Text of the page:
Cartilaginous joints can be divided into primary and secondary, depending on the type of hyaline involved. Primary cartilaginous joints (synchondroses) are between the bones and the hyaline cartilage. Secondary cartilaginous joints (symphyses) are made up either of hyaline cartilage or fibrocartilage.
Synovial joints are diarthroses - they can move in various planes but are restricted in motion to the surrounding muscles and ligaments. The main characteristic of these joints is the synovial cavity, synovial capsule and synovial membrane. The bones of the synovial joints are lined by hyaline cartilage.
Note: to read more in detail about the types of joints and their function, please see our article on the classification of joints.
The joints associated with ribs are the following:
- Sternochondral joints - between the sternum and costal cartilages of ribs 1 to 7. They are synovial plane-type joints, except for the first sternochondral joint (it is considered to be primary cartilaginous);
- Costochondral joints - between costal cartilages and ribs. These are primary cartilaginous joints, called synchondroses;
- Costovertebral joints - between the head of the rib and the body of the corresponding vertebra. It is a synovial plane-type of joint;
- Costotransverse joints - between the costal tubercle and the transverse process of the vertebrae; also a synovial plane joint;
- Interchondral joints – between two or more costal cartilages. The cartilages are connected by the synovial plane joints and stabilized by attaching interchondral ligaments. An exception is the tenth rib that attaches to the ninth rib by a fibrous type of joint.
Some areas of clinical interest related to ribs may include rib fractures and pleural drainage. Most rib fractures occur due to blunt trauma. They are also common in the elderly population because of falls. Cardiopulmonary resuscitation frequently results in anterior rib fractures.
Pleural drainage is a very common procedure, especially in the emergency department. During the procedure, a tube is inserted into an intercostal space (space between ribs) to reach the pleural cavity. It is done to remove excess fluid or accumulated air from the pleural cavity.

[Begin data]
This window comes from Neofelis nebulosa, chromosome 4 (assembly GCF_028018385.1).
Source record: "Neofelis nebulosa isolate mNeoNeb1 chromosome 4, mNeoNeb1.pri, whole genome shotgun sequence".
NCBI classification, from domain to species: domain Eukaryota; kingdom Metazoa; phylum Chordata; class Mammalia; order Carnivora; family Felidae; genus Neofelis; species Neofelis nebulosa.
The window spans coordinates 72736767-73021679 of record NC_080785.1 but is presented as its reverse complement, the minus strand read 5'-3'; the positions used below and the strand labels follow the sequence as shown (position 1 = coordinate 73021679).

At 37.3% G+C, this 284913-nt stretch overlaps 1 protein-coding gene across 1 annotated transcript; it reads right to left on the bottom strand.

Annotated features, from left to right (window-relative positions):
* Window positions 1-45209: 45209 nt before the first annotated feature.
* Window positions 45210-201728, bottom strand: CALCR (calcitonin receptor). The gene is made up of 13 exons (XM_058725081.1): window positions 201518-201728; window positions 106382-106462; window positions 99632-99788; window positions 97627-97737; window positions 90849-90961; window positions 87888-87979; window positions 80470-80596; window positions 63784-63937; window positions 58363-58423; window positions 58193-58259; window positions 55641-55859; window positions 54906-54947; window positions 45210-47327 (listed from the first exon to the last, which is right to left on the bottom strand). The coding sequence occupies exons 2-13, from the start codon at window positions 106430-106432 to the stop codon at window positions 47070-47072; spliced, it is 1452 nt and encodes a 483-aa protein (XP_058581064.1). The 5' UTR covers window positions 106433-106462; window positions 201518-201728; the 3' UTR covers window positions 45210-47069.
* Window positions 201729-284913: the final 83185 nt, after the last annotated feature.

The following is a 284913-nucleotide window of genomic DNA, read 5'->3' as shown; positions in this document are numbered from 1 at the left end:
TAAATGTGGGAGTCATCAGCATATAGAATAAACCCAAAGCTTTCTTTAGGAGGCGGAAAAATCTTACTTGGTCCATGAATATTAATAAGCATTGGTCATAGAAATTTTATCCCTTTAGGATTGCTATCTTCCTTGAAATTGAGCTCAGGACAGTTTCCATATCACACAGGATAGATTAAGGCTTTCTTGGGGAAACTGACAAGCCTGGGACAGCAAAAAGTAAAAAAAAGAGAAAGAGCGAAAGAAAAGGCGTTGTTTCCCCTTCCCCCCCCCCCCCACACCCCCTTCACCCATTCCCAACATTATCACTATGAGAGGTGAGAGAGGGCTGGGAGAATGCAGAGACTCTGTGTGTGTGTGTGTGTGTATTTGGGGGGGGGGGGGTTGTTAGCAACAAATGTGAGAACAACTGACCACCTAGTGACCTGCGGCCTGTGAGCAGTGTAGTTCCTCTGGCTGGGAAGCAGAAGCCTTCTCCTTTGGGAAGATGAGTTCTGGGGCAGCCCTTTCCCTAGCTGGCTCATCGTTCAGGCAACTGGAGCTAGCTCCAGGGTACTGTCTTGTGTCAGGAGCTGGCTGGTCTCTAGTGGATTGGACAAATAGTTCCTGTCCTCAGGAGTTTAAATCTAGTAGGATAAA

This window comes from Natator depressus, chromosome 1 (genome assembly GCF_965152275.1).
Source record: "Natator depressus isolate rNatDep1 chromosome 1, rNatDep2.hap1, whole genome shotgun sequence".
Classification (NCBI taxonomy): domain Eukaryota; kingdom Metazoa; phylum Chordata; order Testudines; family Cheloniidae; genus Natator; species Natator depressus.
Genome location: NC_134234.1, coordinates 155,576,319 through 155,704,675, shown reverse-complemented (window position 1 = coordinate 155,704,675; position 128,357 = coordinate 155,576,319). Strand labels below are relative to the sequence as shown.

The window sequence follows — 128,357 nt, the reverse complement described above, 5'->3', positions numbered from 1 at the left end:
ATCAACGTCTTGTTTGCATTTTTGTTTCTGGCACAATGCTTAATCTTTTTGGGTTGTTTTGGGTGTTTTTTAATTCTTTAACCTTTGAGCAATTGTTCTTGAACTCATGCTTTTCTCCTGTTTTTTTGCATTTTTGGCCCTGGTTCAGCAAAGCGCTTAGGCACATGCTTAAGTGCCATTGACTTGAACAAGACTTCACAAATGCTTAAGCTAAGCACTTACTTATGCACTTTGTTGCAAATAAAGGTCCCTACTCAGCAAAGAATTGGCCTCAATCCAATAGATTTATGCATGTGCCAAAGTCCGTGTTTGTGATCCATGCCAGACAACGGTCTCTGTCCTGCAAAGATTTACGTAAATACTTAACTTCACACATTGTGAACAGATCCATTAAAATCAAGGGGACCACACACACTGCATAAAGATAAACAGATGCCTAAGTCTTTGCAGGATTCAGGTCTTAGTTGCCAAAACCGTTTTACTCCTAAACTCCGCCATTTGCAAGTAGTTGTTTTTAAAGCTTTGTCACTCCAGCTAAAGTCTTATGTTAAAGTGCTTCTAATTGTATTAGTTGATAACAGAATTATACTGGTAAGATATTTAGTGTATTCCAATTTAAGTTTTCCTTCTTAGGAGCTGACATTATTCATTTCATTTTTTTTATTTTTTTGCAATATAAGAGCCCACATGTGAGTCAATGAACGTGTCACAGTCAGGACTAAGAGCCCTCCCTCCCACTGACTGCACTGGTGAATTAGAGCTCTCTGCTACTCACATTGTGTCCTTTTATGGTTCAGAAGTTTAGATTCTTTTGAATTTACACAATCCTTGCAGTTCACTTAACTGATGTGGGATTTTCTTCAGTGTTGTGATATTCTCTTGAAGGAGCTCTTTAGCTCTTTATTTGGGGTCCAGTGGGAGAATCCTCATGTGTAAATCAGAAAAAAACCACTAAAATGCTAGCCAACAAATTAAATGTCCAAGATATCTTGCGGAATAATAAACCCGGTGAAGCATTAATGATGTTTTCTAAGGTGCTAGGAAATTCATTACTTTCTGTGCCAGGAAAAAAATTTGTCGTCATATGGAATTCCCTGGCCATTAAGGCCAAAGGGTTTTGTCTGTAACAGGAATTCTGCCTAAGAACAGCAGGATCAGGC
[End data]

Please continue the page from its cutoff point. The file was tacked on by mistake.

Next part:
Rib fractures are the most common form of rib injury due to thoracic trauma. The main problem usually is not the fracture itself but the possible damage of underlying vital organs. In general, isolated rib fractures can heal in several weeks and require only conservative treatment (i.e., rest and pain medication).
The most commonly fractured ribs are the 5th through 9th ribs. It is important because these particular ribs are the most involved in the respiration process. The weakest structural point to fracture is next to the costal angle. Rib fractures usually manifest as limited inspiration due to sharp pain.
Multiple fractures may result in a dangerous condition called the flail chest. It is when the chest wall moves paradoxically (inwards) to inspiration. These patients should be closely observed as they may require mechanical ventilation.
Pleural drainage (also named thoracentesis) is an insertion of a so-called chest tube in the pleural space. It is done in order to diagnose or treat excessive fluid or air. The procedure can alleviate breathing difficulties when there is too much pleural effusion, for example. It can also help to understand and specify the disease by examining the fluid sample.
The typical chest tube insertion sites are usually 7th to 9th intercostal spaces between middle axillary and posterior axillary lines. Ultrasonography can confirm the best puncture site. It is extremely important to avoid the neurovascular bundle (intercostal artery, vein and nerve) at the inferior margin of the rib. Therefore the chest tube is inserted near the superior margin only.
- Brauner, M., Monsenifar, Z. (2020) Thoracentesis technique. Emedicine.Medscape.Com https://emedicine.medscape.com/article/80640-technique#c2